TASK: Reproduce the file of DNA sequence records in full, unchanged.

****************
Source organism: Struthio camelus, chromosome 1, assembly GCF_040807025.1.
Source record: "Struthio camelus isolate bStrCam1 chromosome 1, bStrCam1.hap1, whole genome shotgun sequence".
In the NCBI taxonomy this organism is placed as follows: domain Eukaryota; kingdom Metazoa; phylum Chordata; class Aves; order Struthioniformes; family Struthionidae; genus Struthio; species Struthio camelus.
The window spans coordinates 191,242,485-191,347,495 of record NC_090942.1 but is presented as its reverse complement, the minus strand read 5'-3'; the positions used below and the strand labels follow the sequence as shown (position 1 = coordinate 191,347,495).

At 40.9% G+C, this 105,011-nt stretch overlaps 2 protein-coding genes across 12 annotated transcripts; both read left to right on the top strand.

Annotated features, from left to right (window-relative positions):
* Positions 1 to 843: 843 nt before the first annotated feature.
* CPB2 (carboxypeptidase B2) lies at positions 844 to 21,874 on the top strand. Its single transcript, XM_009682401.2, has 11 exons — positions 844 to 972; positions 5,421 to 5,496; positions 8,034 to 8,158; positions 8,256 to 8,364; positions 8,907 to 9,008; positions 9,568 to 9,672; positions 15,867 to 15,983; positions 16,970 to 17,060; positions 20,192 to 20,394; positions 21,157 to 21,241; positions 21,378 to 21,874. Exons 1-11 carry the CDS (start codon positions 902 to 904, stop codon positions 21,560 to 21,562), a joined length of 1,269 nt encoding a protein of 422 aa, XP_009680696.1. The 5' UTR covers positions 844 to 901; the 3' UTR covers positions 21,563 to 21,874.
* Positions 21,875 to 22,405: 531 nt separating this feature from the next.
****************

Source organism: Struthio camelus, chromosome 1, assembly GCF_040807025.1.
Source record: "Struthio camelus isolate bStrCam1 chromosome 1, bStrCam1.hap1, whole genome shotgun sequence".
In the NCBI taxonomy this organism is placed as follows: domain Eukaryota; kingdom Metazoa; phylum Chordata; class Aves; order Struthioniformes; family Struthionidae; genus Struthio; species Struthio camelus.
The window spans coordinates 191,242,485-191,347,495 of record NC_090942.1 but is presented as its reverse complement, the minus strand read 5'-3'; the positions used below and the strand labels follow the sequence as shown (position 1 = coordinate 191,347,495).

At 40.9% G+C, this 105,011-nt stretch overlaps 2 protein-coding genes across 12 annotated transcripts; both read left to right on the top strand.

Annotated features, from left to right (window-relative positions):
* Positions 1 to 843: 843 nt before the first annotated feature.
* CPB2 (carboxypeptidase B2) lies at positions 844 to 21,874 on the top strand. Its single transcript, XM_009682401.2, has 11 exons — positions 844 to 972; positions 5,421 to 5,496; positions 8,034 to 8,158; positions 8,256 to 8,364; positions 8,907 to 9,008; positions 9,568 to 9,672; positions 15,867 to 15,983; positions 16,970 to 17,060; positions 20,192 to 20,394; positions 21,157 to 21,241; positions 21,378 to 21,874. Exons 1-11 carry the CDS (start codon positions 902 to 904, stop codon positions 21,560 to 21,562), a joined length of 1,269 nt encoding a protein of 422 aa, XP_009680696.1. The 5' UTR covers positions 844 to 901; the 3' UTR covers positions 21,563 to 21,874.
* Positions 21,875 to 22,405: 531 nt separating this feature from the next.